GK: We run a high-conviction fund and we do not diversify the portfolio for the sake of spreading risk. We will generally not invest in a bond unless we have met the management of the company that has issued it. While interest rate rises are expected, quantitative easing in Europe only started early in 2015 and will continue at least until the end of this year, and that has important implications for high yield in Europe. The cheaper financing means it is easier for high-yield companies to finance investment opportunities, roll over their debt and put long-term financing in place. That is one of the main reasons we favour European high yield. We also like subordinated bank debt.

Eoin Walsh: Quantitative easing is also devaluing the euro against the dollar and the pound, which is making European companies more competitive. Europe is also being helped by the reduction in commodity prices, as Europe is a net commodity importer.

What are your views on the political risk across Europe which is affecting countries like Greece particularly? Does this shape your thinking on where to invest?

EW: I am not certain that the Greece issue is solved as it is difficult to see how it can keep up its debt payments in the long term. Compared to last year, though, the risk of contagion is lower.

GK: The recovery in the peripheral economies is attractive compared to core euro bond markets. We particularly like Spain because of its macroeconomic policy. There is not only structural change but growth, and employment is growing faster than in the UK. We also point to a recent paper by Jean-Claude Juncker, President of the European Commission, and four other key policymakers, setting out a 10-year roadmap for a single European treasury, which makes it clear that convergence is the aim.

How has recent volatility impacted the portfolio? Is it an opportunity or a cause for concern?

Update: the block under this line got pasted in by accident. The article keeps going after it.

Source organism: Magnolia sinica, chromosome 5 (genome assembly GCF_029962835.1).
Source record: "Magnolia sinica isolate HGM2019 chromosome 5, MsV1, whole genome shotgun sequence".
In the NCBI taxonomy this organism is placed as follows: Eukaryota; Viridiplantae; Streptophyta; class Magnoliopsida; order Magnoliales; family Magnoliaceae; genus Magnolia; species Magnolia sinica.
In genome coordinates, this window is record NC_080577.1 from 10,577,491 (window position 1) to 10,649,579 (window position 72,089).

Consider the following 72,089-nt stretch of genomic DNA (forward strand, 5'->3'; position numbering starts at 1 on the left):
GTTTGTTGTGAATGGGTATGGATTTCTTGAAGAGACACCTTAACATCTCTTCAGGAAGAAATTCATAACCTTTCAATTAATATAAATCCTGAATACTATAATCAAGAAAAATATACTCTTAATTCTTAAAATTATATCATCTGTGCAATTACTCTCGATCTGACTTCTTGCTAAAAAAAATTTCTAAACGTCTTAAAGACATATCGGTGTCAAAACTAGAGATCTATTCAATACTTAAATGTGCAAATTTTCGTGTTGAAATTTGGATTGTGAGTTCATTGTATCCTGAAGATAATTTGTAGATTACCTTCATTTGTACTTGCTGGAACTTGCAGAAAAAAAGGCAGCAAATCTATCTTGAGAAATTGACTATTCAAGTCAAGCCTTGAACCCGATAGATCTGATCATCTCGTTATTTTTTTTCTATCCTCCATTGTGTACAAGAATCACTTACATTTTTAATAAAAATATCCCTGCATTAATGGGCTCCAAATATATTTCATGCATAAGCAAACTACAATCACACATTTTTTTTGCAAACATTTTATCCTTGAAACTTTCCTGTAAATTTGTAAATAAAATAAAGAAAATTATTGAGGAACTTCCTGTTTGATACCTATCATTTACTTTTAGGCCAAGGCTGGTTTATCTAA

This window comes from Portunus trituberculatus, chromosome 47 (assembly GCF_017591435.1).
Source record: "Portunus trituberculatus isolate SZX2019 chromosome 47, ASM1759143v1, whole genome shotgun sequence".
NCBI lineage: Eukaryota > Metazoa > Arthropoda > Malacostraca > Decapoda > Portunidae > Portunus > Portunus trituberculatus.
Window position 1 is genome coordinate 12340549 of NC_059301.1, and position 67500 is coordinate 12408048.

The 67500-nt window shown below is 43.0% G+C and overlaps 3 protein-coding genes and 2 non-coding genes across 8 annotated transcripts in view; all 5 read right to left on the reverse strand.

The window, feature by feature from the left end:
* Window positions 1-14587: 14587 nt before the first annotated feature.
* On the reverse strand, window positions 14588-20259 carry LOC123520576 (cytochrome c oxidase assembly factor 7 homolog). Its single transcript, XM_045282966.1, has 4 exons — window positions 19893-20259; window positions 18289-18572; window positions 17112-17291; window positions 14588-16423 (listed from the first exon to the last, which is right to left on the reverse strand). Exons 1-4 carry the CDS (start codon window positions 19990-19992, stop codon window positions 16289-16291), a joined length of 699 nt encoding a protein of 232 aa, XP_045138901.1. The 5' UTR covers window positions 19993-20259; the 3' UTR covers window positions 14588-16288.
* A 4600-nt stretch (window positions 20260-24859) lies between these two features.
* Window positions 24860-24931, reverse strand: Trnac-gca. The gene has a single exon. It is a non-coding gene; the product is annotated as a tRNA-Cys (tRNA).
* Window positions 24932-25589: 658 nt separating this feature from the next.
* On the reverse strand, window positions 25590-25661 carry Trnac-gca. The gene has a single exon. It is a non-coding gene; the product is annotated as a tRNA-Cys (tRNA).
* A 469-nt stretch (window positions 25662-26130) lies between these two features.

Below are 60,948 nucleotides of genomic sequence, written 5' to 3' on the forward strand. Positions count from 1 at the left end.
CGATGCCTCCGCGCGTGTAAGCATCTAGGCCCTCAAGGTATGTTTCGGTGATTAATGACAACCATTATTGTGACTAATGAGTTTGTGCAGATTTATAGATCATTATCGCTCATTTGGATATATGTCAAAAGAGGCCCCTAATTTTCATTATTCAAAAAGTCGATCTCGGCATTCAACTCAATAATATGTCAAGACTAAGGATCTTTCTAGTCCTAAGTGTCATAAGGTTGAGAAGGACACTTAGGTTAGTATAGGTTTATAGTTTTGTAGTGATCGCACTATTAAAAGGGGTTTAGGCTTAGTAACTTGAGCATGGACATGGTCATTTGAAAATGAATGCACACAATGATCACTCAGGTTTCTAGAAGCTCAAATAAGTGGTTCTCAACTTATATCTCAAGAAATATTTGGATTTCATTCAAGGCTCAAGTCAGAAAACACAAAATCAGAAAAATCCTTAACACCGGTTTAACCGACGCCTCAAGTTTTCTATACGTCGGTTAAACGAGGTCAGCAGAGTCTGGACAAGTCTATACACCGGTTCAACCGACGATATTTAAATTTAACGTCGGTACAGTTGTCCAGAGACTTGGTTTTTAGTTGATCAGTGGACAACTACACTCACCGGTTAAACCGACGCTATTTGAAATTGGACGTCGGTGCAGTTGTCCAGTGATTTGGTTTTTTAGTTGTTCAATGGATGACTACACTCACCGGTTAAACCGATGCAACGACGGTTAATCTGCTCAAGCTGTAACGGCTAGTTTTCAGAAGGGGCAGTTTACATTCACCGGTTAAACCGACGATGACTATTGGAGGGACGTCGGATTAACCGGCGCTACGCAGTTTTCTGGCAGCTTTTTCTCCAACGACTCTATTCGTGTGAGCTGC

EW: No one likes volatility in their portfolio, but if we are in the transition from low to high interest rates then we will see volatility, and investors need to take a long-term view.

There has been a lot of recent comment about poor liquidity in bond markets. What does this mean, why is it a problem and how are you protecting the fund?

GK: Liquidity has been reducing because of regulations which are particularly affecting market makers and investment banks, and it will not return to pre-crisis levels. We are investing in more liquid areas such as peripheral government bonds, where there is still liquidity, and focusing on short-dated bonds. Because these have an early redemption date, they alleviate the impact of a lack of liquidity – with short credit durations there are always people looking to buy.


The opinions expressed are those of TwentyFour Asset Management and are subject to market or economic changes. This material is not a recommendation, or intended to be relied upon as a forecast, research or advice. The views are not necessarily shared by other investment managers or by St. James's Place Wealth Management.

Please be aware that past performance is not indicative of future performance. The value of an investment with St. James's Place may fall as well as rise. You may get back less than you invested. Returns on equities cannot be guaranteed.